Anime and genre

Mark Nornes amnornes
Mon Oct 2 13:12:34 EDT 2006

The answer is, of course, "it depends."

It depends on the scale of the production, its industrial context and  
moment in history, the genre, the personalities of all the staff  
members, etc. etc. etc. etc.

That said, I have to say I found the 6 hour + documentary on the  
making of Mononokehime fascinating for one thing: through the  
ridiculously thick description of the production process, you're left  
with the strong impression that those images (combined with their  
movement) are construed from Miyazaki's prodigious imagination,  
channeled through his aching arm and inscribed on paper, and then  
sent through the Ghibli factory. But the main thing is the remarkable  
similarity between the image he jots down at his desk and what we  
see. I'd love to see someone take this idea and run with it.


On Oct 2, 2006, at 12:42 PM, tetsuwan at wrote:

> >I think that what Miyazaki does in order to receive credit as  
> "director" is substantially different from what Mizoguchi did to  
> receive credit as >"director".
> Okay, I've heard this and similar, but what is the argument? Live  
> action directors work with a cinematographer, actors interpret  
> lines, editors make decisions, studio heads and producers have  
> input. The animator has voice actors, character and background  
> artists with input, etc. They both work from storyboards and a  
> script. They both have studios and producers.
> What did I miss?
> --
> Mark
> -------------- Original message --------------
> From: Alexander Jacoby <a_p_jacoby at>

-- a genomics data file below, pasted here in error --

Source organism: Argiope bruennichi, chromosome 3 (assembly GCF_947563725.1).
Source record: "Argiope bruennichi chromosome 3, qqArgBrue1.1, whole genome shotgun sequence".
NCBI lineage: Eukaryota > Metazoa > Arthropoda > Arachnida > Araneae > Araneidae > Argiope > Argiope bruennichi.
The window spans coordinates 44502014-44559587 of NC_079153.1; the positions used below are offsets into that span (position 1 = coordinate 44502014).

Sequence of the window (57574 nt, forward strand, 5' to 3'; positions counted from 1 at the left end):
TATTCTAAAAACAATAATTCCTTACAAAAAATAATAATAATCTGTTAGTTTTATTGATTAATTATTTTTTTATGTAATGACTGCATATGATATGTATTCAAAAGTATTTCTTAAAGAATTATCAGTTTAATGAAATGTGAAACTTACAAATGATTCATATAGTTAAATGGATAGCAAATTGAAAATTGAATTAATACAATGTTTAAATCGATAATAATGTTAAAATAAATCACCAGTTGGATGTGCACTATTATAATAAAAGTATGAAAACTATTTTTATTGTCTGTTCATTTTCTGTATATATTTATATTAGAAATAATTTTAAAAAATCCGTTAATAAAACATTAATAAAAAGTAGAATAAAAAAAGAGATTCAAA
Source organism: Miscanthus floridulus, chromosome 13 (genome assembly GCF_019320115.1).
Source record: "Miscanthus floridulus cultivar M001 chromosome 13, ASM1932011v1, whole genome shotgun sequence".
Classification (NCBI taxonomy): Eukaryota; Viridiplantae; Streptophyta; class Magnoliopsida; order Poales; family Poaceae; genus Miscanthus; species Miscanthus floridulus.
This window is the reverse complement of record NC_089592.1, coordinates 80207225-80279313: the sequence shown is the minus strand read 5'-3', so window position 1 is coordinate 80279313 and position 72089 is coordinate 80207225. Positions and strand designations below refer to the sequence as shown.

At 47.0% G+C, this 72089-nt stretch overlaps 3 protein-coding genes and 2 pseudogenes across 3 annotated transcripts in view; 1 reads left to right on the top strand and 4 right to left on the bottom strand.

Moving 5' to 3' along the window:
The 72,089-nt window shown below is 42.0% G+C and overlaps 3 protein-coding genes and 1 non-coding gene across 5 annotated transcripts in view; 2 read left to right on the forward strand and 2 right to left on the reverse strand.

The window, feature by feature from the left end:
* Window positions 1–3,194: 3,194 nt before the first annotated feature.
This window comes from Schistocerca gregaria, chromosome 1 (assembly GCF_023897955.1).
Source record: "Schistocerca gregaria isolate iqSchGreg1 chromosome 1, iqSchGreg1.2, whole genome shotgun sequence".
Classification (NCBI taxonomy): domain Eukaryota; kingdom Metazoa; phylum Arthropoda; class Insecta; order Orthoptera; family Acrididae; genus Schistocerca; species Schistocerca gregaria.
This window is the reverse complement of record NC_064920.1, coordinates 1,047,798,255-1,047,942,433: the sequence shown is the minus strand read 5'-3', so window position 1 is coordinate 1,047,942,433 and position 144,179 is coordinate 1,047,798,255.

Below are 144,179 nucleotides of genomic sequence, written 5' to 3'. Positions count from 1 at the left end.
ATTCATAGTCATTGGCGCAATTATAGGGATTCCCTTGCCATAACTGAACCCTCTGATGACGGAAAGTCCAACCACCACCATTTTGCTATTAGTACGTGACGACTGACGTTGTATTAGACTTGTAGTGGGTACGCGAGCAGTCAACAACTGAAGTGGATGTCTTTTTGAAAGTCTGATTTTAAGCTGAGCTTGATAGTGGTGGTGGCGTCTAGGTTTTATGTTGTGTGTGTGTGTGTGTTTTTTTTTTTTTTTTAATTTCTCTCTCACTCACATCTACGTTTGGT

> Jasper is quite right to say that I'm not personally very  
> interested in animation. But that has nothing to do with the point  
> I made here, which is that I perceive photography and painting as  
> different media, a comment which implied no value judgement. I'm  
> not particularly interested in symphonic music either, but that  
> doesn't mean that I dismiss the aesthetic achievements of  
> Beethoven, Mahler, Bruckner, et al - just that I don't choose to  
> devote as much time to them as I do to great movies, books and  
> paintings.
> An art historian might, as Jasper says, examine twentieth century  
> visual arts and discuss both painting and photography. Or he/she  
> might write a book about the Renaissance and discuss both painting  
> and sculpture. Nevertheless, one would not feel that a book about  
> "Renaissance painting" specifically was necessarily lacking  
> something - the author  might have just chosen to narrow the field.  
> Conversely, one could widen one's field and focus on Renaissance  
> arts as a whole - ie including literature, music, etc. All these  
> choices would be defensible, because painting and sculpture, or  
> painting and photography, like animation and live-action film, are  
> related but distinct media - one might want to discuss them  
> together or separately, according to context.

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